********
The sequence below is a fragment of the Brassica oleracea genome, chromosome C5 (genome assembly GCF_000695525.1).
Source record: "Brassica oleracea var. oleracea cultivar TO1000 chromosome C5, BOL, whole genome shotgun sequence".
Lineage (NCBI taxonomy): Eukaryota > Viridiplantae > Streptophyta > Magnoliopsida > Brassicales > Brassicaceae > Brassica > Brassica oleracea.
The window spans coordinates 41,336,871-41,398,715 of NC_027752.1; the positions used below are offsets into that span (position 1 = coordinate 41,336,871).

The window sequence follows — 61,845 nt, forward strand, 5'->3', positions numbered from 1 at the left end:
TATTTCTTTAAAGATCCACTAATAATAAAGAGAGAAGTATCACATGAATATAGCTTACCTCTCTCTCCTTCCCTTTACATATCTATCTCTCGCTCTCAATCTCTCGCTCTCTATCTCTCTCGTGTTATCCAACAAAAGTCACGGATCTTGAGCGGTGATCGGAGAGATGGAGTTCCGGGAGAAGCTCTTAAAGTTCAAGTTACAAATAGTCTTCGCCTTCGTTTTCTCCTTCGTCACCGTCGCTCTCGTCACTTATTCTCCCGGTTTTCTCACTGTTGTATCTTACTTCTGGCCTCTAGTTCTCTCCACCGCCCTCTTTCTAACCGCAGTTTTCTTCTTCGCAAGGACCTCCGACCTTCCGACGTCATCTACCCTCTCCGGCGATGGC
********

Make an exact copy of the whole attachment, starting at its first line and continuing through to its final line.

The sequence below is a fragment of the Brassica oleracea genome, chromosome C5 (genome assembly GCF_000695525.1).
Source record: "Brassica oleracea var. oleracea cultivar TO1000 chromosome C5, BOL, whole genome shotgun sequence".
Lineage (NCBI taxonomy): Eukaryota > Viridiplantae > Streptophyta > Magnoliopsida > Brassicales > Brassicaceae > Brassica > Brassica oleracea.
The window spans coordinates 41,336,871-41,398,715 of NC_027752.1; the positions used below are offsets into that span (position 1 = coordinate 41,336,871).

The window sequence follows — 61,845 nt, forward strand, 5'->3', positions numbered from 1 at the left end:
TATTTCTTTAAAGATCCACTAATAATAAAGAGAGAAGTATCACATGAATATAGCTTACCTCTCTCTCCTTCCCTTTACATATCTATCTCTCGCTCTCAATCTCTCGCTCTCTATCTCTCTCGTGTTATCCAACAAAAGTCACGGATCTTGAGCGGTGATCGGAGAGATGGAGTTCCGGGAGAAGCTCTTAAAGTTCAAGTTACAAATAGTCTTCGCCTTCGTTTTCTCCTTCGTCACCGTCGCTCTCGTCACTTATTCTCCCGGTTTTCTCACTGTTGTATCTTACTTCTGGCCTCTAGTTCTCTCCACCGCCCTCTTTCTAACCGCAGTTTTCTTCTTCGCAAGGACCTCCGACCTTCCGACGTCATCTACCCTCTCCGGCGATGGC